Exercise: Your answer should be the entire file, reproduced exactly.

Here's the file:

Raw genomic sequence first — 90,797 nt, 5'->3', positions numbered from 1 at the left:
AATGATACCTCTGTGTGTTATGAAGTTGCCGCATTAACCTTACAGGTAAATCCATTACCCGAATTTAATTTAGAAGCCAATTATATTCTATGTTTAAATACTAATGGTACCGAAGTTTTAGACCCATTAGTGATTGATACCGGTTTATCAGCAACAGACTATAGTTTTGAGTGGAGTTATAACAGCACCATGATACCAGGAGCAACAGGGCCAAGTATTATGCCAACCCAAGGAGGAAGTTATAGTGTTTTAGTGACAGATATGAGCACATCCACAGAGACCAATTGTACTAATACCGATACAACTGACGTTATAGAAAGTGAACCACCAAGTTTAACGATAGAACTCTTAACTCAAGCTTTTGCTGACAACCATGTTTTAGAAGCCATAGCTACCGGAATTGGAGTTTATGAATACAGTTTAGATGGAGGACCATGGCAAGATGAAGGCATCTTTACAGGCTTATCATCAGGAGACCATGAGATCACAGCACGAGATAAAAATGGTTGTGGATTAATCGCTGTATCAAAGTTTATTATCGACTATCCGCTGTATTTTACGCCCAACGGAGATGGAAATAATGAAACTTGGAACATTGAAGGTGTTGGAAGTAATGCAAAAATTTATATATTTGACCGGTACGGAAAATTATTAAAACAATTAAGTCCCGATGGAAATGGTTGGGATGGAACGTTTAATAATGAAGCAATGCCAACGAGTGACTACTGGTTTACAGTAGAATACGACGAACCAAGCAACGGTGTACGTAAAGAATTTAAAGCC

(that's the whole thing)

Raw genomic sequence first — 90,797 nt, 5'->3', positions numbered from 1 at the left:
AATGATACCTCTGTGTGTTATGAAGTTGCCGCATTAACCTTACAGGTAAATCCATTACCCGAATTTAATTTAGAAGCCAATTATATTCTATGTTTAAATACTAATGGTACCGAAGTTTTAGACCCATTAGTGATTGATACCGGTTTATCAGCAACAGACTATAGTTTTGAGTGGAGTTATAACAGCACCATGATACCAGGAGCAACAGGGCCAAGTATTATGCCAACCCAAGGAGGAAGTTATAGTGTTTTAGTGACAGATATGAGCACATCCACAGAGACCAATTGTACTAATACCGATACAACTGACGTTATAGAAAGTGAACCACCAAGTTTAACGATAGAACTCTTAACTCAAGCTTTTGCTGACAACCATGTTTTAGAAGCCATAGCTACCGGAATTGGAGTTTATGAATACAGTTTAGATGGAGGACCATGGCAAGATGAAGGCATCTTTACAGGCTTATCATCAGGAGACCATGAGATCACAGCACGAGATAAAAATGGTTGTGGATTAATCGCTGTATCAAAGTTTATTATCGACTATCCGCTGTATTTTACGCCCAACGGAGATGGAAATAATGAAACTTGGAACATTGAAGGTGTTGGAAGTAATGCAAAAATTTATATATTTGACCGGTACGGAAAATTATTAAAACAATTAAGTCCCGATGGAAATGGTTGGGATGGAACGTTTAATAATGAAGCAATGCCAACGAGTGACTACTGGTTTACAGTAGAATACGACGAACCAAGCAACGGTGTACGTAAAGAATTTAAAGCC